The impact of vitamin B12 on the body is extensive. The list includes helping to produce red blood cells, maintaining a healthy nervous system, and normal psychological function. Therefore, low levels of B12 can give the body a hammer blow and some problems can be irreversible.
According to the NHS, a lack of vitamin B12 can cause neurological problems that affect the nervous system.
«If neurological problems develop, they may be irreversible,» the NHS warns.
Neurological problems include:
- Eye sight problems
- Memory loss
- Pins and needles (paresthesia)
- Loss of physical coordination (ataxia), which can affect the whole body and cause difficulty speaking or walking
- Damage to parts of the nervous system (peripheral neuropathy), particularly in the legs.
Some of the most acute problems are neuropsychiatric.
A case study documenting a male patient with a two-month history of delirium was published in the journal Hindawi.
A 53-year-old male patient, without any known illness, was brought to the emergency room by his wife and daughter due to decreased oral intake for three days.
Decreased oral intake was associated with vomiting. The patient was in normal health until two months prior to his visit, when he began to develop changes in his behavior.
According to his wife, the patient became more aggressive, had reduced sleep, stopped going to work, and isolated himself.
He also had hallucinations and episodes of short-term memory loss.
The above symptoms were accompanied by generalized body weakness, mainly in the lower limbs. Body weakness was associated with pain; the patient remained in a wheelchair.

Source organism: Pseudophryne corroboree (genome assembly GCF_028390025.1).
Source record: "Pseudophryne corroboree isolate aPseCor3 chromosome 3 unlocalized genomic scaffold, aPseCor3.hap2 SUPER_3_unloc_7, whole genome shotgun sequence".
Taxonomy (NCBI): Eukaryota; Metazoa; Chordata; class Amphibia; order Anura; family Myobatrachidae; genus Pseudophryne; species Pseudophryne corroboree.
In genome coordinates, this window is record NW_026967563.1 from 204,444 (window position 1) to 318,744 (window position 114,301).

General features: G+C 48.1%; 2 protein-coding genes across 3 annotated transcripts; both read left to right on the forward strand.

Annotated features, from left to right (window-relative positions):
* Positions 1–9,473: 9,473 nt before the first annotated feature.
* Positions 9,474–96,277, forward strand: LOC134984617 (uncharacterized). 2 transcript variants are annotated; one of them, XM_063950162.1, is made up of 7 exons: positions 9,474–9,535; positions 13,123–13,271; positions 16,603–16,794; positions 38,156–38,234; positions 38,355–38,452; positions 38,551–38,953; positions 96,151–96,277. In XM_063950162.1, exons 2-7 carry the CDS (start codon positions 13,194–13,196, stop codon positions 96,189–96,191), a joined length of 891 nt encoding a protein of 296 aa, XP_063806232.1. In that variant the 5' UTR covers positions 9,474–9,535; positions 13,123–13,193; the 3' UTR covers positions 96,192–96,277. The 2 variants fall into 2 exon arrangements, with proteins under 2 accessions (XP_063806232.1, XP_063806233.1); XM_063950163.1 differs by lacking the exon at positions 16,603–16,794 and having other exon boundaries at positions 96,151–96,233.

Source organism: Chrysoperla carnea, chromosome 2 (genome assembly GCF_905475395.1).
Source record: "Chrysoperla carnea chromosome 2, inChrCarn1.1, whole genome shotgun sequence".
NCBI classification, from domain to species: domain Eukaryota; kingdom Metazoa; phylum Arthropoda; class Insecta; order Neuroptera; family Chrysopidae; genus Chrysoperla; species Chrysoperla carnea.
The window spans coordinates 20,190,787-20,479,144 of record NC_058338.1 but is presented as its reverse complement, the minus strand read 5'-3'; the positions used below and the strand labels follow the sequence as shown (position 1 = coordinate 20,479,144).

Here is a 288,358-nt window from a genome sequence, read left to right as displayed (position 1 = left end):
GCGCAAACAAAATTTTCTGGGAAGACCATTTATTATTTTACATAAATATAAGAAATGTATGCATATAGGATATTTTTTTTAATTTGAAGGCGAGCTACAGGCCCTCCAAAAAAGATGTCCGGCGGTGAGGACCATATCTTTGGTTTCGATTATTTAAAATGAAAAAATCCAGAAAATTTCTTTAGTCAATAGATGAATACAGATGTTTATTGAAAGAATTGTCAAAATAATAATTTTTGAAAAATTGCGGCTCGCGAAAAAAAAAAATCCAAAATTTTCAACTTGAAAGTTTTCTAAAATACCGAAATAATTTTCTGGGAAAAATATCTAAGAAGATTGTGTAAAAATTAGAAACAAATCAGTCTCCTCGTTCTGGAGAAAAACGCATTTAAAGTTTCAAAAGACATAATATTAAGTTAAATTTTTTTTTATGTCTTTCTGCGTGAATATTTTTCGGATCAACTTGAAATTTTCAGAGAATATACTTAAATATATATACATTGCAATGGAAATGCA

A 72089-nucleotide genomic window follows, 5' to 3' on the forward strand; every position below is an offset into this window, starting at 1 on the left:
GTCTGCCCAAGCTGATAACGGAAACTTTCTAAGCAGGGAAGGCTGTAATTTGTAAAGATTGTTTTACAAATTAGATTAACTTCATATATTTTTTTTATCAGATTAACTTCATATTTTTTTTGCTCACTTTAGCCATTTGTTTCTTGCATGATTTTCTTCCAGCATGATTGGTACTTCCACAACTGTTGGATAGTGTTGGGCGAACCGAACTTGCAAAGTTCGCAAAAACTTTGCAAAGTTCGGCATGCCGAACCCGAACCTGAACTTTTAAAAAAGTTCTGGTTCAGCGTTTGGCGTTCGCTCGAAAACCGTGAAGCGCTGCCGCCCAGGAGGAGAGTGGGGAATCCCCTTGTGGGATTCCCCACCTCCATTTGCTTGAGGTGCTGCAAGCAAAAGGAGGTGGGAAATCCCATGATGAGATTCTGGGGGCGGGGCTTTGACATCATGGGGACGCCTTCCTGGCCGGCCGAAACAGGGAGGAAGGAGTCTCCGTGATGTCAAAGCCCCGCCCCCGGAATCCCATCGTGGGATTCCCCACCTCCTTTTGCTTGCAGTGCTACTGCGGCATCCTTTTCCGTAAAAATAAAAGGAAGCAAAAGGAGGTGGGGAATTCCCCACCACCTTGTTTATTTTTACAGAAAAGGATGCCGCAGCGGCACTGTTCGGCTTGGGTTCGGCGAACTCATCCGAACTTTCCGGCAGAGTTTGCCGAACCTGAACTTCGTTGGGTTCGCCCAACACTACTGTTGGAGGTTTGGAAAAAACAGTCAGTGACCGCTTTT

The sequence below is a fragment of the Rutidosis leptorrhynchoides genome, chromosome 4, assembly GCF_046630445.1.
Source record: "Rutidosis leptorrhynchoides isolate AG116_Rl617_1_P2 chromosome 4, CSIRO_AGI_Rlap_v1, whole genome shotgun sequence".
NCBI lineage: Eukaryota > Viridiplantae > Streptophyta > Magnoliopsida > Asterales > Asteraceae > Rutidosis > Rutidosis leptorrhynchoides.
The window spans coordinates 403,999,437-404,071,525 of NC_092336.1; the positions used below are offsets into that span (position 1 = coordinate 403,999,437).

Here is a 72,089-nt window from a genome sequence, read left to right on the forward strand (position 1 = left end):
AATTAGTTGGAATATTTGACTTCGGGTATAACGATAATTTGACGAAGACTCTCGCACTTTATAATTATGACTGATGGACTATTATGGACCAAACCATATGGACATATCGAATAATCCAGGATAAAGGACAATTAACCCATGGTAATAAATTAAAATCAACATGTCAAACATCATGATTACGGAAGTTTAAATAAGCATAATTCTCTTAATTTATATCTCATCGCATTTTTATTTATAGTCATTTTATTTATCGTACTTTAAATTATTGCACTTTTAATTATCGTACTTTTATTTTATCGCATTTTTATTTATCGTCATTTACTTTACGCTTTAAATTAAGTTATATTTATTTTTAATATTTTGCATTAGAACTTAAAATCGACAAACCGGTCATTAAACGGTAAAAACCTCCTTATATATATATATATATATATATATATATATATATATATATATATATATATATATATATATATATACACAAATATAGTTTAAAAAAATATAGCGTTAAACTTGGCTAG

During the last two months, the patient visited many doctors, but a definitive diagnosis was not determined.
Upon further examination, the male patient was found to be deficient in vitamin B12.
His initial course of antipsychotic medication was «no improvement.»
However, the patient had a «remarkable» response to vitamin B12 replacement, and all antipsychotic medications were discontinued, the case study states.
Are you at risk?
Holland and Barrett explain: «Vitamin B12 is only found naturally in animal products such as meat and dairy, so vegans and vegetarians are at risk of low intake.»
The richest sources of B12 are from animal sources, including:
- meat and liver
- milk and milk products
According to Holland and Barrett, older people and others who don’t produce enough stomach acid to absorb B12 properly may also be at risk of deficiency.
Treatment for vitamin B12 deficiency depends on the cause of the condition. Most people can be easily treated with injections or tablets to replace missing vitamins.
There are two types of vitamin B12 injections:
«Initially, you will receive these injections every other day for two weeks or until your symptoms have started to improve,» explains the NHS.
The health body adds: «Your GP or nurse will give you the injections.»